Michael A. Webb, vice president, Cammack Retirement Group, answers:
Given the method that the IRS uses to calculate the limits, it is not outside the realm of possibility that the limits will not increase in any given year.
As detailed in our 2011 Ask the Experts column, which explained how the contribution limits are set, if we are in a deflationary environment with respect to consumer prices, or one with limited inflation, contribution and other limits (such as compensation and testing) will not increase. Such limits will only increase if price inflation is sufficiently significant to increase the limit by a certain incremental dollar amount (in the case of the 402(g) limit, $500). If inflation is not significant from year to year, increases will be insignificant (or nonexistent, as they were in 2010 and 2011).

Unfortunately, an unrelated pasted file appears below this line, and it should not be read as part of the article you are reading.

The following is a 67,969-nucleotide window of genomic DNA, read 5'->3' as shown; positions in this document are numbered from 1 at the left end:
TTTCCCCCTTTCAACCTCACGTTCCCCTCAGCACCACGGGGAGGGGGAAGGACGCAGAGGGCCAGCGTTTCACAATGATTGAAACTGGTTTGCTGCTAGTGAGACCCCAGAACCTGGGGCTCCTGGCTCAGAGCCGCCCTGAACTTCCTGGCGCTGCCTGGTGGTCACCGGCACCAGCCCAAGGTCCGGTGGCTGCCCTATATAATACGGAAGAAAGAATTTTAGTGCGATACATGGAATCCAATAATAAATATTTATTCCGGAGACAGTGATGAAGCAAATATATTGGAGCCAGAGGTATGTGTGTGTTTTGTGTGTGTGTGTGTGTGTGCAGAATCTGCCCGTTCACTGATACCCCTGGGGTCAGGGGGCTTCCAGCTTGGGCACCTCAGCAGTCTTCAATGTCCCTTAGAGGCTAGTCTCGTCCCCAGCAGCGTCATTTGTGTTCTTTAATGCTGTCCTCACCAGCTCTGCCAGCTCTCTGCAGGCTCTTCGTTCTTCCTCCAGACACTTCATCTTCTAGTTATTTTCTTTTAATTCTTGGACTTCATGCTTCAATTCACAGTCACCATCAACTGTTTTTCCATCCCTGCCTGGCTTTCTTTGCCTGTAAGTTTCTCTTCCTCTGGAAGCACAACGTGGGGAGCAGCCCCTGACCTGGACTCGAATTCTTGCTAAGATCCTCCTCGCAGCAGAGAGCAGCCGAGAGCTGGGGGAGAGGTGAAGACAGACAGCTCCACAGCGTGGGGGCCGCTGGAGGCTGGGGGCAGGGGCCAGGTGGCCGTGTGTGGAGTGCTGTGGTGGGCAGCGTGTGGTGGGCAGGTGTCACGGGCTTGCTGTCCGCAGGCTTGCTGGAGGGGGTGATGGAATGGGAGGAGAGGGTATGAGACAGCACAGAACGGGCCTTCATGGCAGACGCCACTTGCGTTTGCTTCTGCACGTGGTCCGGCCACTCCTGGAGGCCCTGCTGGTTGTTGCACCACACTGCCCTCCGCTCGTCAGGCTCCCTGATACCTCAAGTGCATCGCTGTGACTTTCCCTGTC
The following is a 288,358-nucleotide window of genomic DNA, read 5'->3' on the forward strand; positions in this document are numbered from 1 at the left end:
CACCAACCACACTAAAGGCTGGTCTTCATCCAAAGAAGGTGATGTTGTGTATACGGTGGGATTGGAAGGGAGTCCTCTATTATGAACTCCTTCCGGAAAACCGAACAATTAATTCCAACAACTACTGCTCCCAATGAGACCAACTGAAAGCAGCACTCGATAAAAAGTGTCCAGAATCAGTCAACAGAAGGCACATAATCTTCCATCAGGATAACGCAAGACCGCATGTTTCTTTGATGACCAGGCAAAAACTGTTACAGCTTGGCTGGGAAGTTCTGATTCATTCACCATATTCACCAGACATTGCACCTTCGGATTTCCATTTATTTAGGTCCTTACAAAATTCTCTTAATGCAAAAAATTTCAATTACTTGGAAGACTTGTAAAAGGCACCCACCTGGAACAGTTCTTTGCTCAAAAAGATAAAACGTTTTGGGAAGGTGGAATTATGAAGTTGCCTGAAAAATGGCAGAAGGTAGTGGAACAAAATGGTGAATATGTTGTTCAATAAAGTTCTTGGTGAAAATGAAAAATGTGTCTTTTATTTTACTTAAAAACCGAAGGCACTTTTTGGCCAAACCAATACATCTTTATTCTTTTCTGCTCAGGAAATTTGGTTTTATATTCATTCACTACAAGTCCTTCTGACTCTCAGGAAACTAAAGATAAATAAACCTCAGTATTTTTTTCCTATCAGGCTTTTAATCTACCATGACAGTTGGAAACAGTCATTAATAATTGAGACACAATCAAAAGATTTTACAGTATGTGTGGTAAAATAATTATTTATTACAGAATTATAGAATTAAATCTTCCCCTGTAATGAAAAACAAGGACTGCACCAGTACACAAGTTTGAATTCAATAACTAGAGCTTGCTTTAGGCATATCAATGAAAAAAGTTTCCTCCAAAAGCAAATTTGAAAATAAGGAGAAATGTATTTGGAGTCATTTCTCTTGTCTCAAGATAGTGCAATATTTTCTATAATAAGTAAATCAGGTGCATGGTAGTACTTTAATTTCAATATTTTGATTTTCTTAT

But all is not lost—contribution limits are at historic highs. Remember, it was not too long ago when there was no age-50 catchup, and 403(b) deferrals were aggregated with 457(b) deferrals for 402(g) limit purposes. And remember the exclusion allowance for 403(b) plans? If you do, you will realize how far the contribution limits have come in a relatively short period of time.
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NOTE: This feature is to provide general information only, does not constitute legal advice, and cannot be used or substituted for legal or tax advice.